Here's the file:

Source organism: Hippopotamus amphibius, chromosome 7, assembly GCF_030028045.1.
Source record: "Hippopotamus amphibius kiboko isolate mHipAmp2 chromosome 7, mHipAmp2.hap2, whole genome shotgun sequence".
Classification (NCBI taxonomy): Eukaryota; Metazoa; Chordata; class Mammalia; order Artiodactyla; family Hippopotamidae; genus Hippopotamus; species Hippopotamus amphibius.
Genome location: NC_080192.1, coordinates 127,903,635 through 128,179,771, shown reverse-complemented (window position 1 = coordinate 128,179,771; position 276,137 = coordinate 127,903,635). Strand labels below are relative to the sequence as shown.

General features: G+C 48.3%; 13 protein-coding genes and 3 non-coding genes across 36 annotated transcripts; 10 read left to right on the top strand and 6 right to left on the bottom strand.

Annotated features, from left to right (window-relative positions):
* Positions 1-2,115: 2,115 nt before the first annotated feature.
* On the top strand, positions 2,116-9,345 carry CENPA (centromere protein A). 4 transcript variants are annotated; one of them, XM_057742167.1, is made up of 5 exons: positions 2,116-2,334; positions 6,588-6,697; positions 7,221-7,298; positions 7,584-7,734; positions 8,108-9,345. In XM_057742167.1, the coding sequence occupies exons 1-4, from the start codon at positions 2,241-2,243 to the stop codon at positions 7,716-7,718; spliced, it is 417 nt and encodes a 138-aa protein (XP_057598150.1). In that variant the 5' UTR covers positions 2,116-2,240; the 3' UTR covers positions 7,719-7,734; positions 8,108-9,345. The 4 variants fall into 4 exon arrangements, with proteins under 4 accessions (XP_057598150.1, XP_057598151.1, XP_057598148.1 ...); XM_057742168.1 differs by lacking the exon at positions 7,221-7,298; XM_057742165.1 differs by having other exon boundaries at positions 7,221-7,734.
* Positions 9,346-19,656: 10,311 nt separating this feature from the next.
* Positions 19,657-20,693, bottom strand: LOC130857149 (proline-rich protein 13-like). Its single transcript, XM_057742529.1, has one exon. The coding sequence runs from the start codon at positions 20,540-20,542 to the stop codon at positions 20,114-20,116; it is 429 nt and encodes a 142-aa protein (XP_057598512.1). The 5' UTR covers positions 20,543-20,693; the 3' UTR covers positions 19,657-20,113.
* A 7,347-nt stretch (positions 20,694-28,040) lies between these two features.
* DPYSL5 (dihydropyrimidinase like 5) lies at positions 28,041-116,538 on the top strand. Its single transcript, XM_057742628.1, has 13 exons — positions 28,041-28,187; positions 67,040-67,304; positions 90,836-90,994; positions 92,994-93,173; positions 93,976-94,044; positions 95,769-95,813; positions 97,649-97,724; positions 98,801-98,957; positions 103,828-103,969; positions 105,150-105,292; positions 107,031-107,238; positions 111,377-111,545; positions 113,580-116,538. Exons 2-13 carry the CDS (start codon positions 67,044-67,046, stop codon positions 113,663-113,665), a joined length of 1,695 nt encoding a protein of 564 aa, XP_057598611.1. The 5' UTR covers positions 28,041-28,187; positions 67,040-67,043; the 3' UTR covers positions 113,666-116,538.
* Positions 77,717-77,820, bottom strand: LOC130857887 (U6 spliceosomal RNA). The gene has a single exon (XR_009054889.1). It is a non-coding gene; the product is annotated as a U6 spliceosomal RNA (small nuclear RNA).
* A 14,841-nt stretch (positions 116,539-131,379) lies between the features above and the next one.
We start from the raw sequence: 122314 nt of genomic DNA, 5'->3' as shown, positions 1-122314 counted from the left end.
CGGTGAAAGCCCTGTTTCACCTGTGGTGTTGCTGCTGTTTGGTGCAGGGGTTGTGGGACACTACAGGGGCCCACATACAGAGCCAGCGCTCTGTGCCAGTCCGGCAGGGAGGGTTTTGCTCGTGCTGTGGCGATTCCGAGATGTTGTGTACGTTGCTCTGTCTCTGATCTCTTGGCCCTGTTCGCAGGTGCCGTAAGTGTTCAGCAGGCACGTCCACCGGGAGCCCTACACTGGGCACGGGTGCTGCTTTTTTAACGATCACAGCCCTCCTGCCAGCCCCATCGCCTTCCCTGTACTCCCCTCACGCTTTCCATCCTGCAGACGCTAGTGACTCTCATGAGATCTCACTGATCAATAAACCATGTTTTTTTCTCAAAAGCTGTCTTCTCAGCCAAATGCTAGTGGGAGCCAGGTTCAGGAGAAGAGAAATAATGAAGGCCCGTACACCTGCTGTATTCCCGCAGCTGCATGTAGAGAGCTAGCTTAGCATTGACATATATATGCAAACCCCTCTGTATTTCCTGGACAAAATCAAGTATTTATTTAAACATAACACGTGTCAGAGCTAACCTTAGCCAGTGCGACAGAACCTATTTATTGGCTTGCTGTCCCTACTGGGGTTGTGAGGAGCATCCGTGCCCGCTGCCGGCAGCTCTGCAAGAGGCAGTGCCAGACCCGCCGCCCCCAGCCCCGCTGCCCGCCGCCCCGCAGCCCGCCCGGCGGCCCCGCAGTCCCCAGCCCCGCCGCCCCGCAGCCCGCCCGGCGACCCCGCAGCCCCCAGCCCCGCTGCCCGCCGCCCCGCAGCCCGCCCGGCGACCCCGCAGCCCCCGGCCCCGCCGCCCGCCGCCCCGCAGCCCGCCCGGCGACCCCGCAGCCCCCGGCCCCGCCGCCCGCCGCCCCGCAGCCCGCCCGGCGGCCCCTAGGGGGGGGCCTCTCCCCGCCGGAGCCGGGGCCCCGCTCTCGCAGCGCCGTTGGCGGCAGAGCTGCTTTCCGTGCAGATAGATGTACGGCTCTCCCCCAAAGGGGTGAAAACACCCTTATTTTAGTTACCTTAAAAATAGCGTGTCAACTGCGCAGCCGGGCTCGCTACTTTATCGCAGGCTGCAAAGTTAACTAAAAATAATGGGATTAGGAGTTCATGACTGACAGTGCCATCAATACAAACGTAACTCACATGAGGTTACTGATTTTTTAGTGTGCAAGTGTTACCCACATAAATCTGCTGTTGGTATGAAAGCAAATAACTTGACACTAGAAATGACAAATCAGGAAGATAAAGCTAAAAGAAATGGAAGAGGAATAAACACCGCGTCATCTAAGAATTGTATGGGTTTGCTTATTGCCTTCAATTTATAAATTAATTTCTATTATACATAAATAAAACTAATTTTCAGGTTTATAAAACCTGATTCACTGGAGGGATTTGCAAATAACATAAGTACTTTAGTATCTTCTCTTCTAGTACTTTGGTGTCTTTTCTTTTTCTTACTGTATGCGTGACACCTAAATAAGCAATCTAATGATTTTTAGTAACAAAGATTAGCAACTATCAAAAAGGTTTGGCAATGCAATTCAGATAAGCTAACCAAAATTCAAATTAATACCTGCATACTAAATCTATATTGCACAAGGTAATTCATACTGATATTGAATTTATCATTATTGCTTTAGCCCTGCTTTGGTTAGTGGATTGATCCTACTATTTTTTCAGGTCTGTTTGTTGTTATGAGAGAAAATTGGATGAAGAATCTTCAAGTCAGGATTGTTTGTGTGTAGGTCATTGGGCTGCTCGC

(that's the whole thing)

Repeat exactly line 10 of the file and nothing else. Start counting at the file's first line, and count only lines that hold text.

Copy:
* Positions 19,657-20,693, bottom strand: LOC130857149 (proline-rich protein 13-like). Its single transcript, XM_057742529.1, has one exon. The coding sequence runs from the start codon at positions 20,540-20,542 to the stop codon at positions 20,114-20,116; it is 429 nt and encodes a 142-aa protein (XP_057598512.1). The 5' UTR covers positions 20,543-20,693; the 3' UTR covers positions 19,657-20,113.